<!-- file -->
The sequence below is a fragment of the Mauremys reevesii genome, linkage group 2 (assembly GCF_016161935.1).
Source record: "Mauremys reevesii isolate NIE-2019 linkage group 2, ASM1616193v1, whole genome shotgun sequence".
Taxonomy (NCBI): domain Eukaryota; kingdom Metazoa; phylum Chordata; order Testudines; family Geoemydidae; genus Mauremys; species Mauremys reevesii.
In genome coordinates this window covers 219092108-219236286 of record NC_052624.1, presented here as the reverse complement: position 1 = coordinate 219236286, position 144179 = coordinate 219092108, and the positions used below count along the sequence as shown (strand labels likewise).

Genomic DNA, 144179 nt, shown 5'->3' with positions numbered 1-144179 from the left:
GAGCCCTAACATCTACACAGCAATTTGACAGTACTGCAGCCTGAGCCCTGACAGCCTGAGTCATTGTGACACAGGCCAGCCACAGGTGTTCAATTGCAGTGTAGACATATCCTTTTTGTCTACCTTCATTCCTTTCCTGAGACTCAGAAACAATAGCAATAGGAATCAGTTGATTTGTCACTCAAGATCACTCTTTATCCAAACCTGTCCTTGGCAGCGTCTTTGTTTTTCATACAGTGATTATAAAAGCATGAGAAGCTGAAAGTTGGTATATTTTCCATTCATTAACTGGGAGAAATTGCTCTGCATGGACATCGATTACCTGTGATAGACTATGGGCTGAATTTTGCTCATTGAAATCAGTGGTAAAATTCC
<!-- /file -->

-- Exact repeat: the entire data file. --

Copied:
The sequence below is a fragment of the Mauremys reevesii genome, linkage group 2 (assembly GCF_016161935.1).
Source record: "Mauremys reevesii isolate NIE-2019 linkage group 2, ASM1616193v1, whole genome shotgun sequence".
Taxonomy (NCBI): domain Eukaryota; kingdom Metazoa; phylum Chordata; order Testudines; family Geoemydidae; genus Mauremys; species Mauremys reevesii.
In genome coordinates this window covers 219092108-219236286 of record NC_052624.1, presented here as the reverse complement: position 1 = coordinate 219236286, position 144179 = coordinate 219092108, and the positions used below count along the sequence as shown (strand labels likewise).

Genomic DNA, 144179 nt, shown 5'->3' with positions numbered 1-144179 from the left:
GAGCCCTAACATCTACACAGCAATTTGACAGTACTGCAGCCTGAGCCCTGACAGCCTGAGTCATTGTGACACAGGCCAGCCACAGGTGTTCAATTGCAGTGTAGACATATCCTTTTTGTCTACCTTCATTCCTTTCCTGAGACTCAGAAACAATAGCAATAGGAATCAGTTGATTTGTCACTCAAGATCACTCTTTATCCAAACCTGTCCTTGGCAGCGTCTTTGTTTTTCATACAGTGATTATAAAAGCATGAGAAGCTGAAAGTTGGTATATTTTCCATTCATTAACTGGGAGAAATTGCTCTGCATGGACATCGATTACCTGTGATAGACTATGGGCTGAATTTTGCTCATTGAAATCAGTGGTAAAATTCC